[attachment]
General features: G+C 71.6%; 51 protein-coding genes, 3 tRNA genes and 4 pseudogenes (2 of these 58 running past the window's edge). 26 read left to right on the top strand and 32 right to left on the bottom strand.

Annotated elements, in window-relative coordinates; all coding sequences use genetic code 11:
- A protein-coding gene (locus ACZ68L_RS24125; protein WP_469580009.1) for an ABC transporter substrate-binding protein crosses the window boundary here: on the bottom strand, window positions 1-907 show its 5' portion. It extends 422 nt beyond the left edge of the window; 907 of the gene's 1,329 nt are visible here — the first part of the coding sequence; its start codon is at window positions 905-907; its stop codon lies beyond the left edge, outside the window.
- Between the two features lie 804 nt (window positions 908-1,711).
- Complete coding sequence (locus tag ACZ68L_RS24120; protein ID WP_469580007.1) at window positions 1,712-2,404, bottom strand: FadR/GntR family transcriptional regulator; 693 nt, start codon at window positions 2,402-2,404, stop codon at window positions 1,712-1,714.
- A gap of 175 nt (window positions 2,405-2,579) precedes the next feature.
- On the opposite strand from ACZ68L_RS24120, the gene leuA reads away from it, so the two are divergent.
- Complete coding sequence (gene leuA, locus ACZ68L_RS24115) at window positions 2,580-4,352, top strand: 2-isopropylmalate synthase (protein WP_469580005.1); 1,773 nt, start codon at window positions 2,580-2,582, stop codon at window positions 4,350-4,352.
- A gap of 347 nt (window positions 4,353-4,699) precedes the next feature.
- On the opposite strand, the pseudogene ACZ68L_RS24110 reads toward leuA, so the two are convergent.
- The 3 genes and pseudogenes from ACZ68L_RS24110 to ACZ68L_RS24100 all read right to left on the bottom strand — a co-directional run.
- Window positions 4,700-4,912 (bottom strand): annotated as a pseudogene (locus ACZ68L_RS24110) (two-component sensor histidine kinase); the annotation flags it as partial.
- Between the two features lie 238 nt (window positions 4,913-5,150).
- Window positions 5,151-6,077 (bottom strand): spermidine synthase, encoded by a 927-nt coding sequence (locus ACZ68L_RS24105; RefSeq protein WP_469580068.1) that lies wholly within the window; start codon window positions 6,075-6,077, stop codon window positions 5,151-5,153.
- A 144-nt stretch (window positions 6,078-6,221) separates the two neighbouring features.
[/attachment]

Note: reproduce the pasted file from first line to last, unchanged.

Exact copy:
General features: G+C 71.6%; 51 protein-coding genes, 3 tRNA genes and 4 pseudogenes (2 of these 58 running past the window's edge). 26 read left to right on the top strand and 32 right to left on the bottom strand.

Annotated elements, in window-relative coordinates; all coding sequences use genetic code 11:
- A protein-coding gene (locus ACZ68L_RS24125; protein WP_469580009.1) for an ABC transporter substrate-binding protein crosses the window boundary here: on the bottom strand, window positions 1-907 show its 5' portion. It extends 422 nt beyond the left edge of the window; 907 of the gene's 1,329 nt are visible here — the first part of the coding sequence; its start codon is at window positions 905-907; its stop codon lies beyond the left edge, outside the window.
- Between the two features lie 804 nt (window positions 908-1,711).
- Complete coding sequence (locus tag ACZ68L_RS24120; protein ID WP_469580007.1) at window positions 1,712-2,404, bottom strand: FadR/GntR family transcriptional regulator; 693 nt, start codon at window positions 2,402-2,404, stop codon at window positions 1,712-1,714.
- A gap of 175 nt (window positions 2,405-2,579) precedes the next feature.
- On the opposite strand from ACZ68L_RS24120, the gene leuA reads away from it, so the two are divergent.
- Complete coding sequence (gene leuA, locus ACZ68L_RS24115) at window positions 2,580-4,352, top strand: 2-isopropylmalate synthase (protein WP_469580005.1); 1,773 nt, start codon at window positions 2,580-2,582, stop codon at window positions 4,350-4,352.
- A gap of 347 nt (window positions 4,353-4,699) precedes the next feature.
- On the opposite strand, the pseudogene ACZ68L_RS24110 reads toward leuA, so the two are convergent.
- The 3 genes and pseudogenes from ACZ68L_RS24110 to ACZ68L_RS24100 all read right to left on the bottom strand — a co-directional run.
- Window positions 4,700-4,912 (bottom strand): annotated as a pseudogene (locus ACZ68L_RS24110) (two-component sensor histidine kinase); the annotation flags it as partial.
- Between the two features lie 238 nt (window positions 4,913-5,150).
- Window positions 5,151-6,077 (bottom strand): spermidine synthase, encoded by a 927-nt coding sequence (locus ACZ68L_RS24105; RefSeq protein WP_469580068.1) that lies wholly within the window; start codon window positions 6,075-6,077, stop codon window positions 5,151-5,153.
- A 144-nt stretch (window positions 6,078-6,221) separates the two neighbouring features.